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by Barry Walters

January 4, 2014

The Music of 'American Hustle'

by Barry Walters  |  January 4, 2014

Like the Martin Scorsese rock 'n' pop-packed films it apes, David O. Russell's crime comedy American Hustle uses music not just for mood, but also to provide clues about its characters' inner lives. An ornately combed-over and uncharacteristically pudgy Christian Bale, a red hot Amy Adams one tiny undulation away from baring her breasts, and a brash Bradley Cooper almost as tightly wired as his perm make their way through Manhattan's swank Plaza Hotel. And although all three flaunt confidence via their nearly synchronized struts and the sartorial/tonsorial boldness of the '70s, we know they're actually secretly downtrodden and sad from the baleful tones of Steely Dan's "Dirty Work." We know they're eventually gonna get screwed.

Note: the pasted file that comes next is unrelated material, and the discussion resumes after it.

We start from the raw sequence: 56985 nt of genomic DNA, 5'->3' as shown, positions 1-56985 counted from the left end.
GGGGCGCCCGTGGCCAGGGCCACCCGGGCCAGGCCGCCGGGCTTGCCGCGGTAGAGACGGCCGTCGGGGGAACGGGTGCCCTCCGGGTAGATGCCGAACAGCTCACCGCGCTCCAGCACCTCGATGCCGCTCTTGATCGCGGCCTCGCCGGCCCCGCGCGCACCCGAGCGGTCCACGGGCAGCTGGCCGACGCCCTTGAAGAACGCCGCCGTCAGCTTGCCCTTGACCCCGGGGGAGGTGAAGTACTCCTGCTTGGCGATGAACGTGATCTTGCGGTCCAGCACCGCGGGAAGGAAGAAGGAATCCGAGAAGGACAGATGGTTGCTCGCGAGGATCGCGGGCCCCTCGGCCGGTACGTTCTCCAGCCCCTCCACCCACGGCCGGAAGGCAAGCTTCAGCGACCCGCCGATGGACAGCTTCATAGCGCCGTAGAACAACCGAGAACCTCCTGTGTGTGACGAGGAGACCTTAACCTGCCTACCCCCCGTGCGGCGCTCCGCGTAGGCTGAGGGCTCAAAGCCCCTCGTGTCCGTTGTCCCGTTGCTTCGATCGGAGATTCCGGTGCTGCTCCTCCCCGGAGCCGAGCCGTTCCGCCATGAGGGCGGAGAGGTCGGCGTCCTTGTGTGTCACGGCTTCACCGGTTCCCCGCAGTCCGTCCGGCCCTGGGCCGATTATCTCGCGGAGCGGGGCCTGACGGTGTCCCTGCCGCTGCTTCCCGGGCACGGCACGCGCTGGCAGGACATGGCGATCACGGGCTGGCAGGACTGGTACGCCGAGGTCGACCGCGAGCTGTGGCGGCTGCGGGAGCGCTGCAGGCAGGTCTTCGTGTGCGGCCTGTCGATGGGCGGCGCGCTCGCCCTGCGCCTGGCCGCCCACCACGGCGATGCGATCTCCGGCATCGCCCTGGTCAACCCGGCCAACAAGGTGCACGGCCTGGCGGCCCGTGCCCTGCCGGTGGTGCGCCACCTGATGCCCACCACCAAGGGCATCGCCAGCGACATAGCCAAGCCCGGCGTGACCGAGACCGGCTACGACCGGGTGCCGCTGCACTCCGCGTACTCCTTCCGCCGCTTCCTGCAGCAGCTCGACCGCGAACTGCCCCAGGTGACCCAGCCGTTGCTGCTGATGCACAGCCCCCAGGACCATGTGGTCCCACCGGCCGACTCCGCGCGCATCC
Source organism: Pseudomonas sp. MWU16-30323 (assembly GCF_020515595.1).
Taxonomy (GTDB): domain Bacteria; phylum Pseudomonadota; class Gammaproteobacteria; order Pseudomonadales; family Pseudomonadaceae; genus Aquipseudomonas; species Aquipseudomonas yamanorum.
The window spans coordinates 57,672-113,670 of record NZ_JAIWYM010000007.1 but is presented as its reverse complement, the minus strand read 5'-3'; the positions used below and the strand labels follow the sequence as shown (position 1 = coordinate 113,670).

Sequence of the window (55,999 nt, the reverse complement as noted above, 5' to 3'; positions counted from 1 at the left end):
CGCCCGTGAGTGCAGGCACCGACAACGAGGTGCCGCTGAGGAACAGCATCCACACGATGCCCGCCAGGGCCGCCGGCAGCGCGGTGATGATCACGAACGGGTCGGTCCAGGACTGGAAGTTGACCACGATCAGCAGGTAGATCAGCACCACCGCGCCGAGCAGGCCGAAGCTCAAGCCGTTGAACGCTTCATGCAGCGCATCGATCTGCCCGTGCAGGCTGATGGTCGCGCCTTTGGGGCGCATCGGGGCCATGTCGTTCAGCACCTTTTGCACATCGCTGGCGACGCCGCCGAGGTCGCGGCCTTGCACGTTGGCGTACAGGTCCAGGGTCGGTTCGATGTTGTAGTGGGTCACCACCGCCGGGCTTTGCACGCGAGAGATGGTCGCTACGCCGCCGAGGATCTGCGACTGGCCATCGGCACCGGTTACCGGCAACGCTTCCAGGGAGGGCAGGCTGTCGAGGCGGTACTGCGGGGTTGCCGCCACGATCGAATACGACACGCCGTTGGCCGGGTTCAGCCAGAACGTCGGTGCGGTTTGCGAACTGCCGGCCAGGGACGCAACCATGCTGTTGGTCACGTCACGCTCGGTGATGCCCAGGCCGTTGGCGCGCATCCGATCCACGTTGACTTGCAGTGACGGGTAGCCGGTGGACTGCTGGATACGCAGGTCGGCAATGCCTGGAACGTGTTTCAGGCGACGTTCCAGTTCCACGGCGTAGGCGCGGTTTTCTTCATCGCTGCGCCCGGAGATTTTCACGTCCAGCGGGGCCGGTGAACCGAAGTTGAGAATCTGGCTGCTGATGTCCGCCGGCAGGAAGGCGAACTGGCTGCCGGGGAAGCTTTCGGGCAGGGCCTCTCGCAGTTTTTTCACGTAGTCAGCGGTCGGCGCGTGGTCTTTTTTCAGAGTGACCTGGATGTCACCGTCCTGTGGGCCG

Heavy on the classic rock, pop and disco of its era but outfitted with sharp left turns like Duke Ellington's "Jeep's Blues" and a newly recorded Arabic version of Jefferson Airplane's "White Rabbit," the music of American Hustle is bombastic yet also finely detailed, like the symphonic sounds of Electric Light Orchestra leader Jeff Lynne, whose obscurities feature throughout. The actual soundtrack album mysteriously leaves off "Dirty Work," and so we've restored it here along with an amazing all-female cover of "Good Times Bad Times," which, in its Led Zeppelin original, was featured in the trailer but left off the film. We've also added an additional hour of similarly dramatic yet melodic cuts not heard on the soundtrack to sustain the movie's melodramatic but always clever farce. See the film and figure out why they're here.

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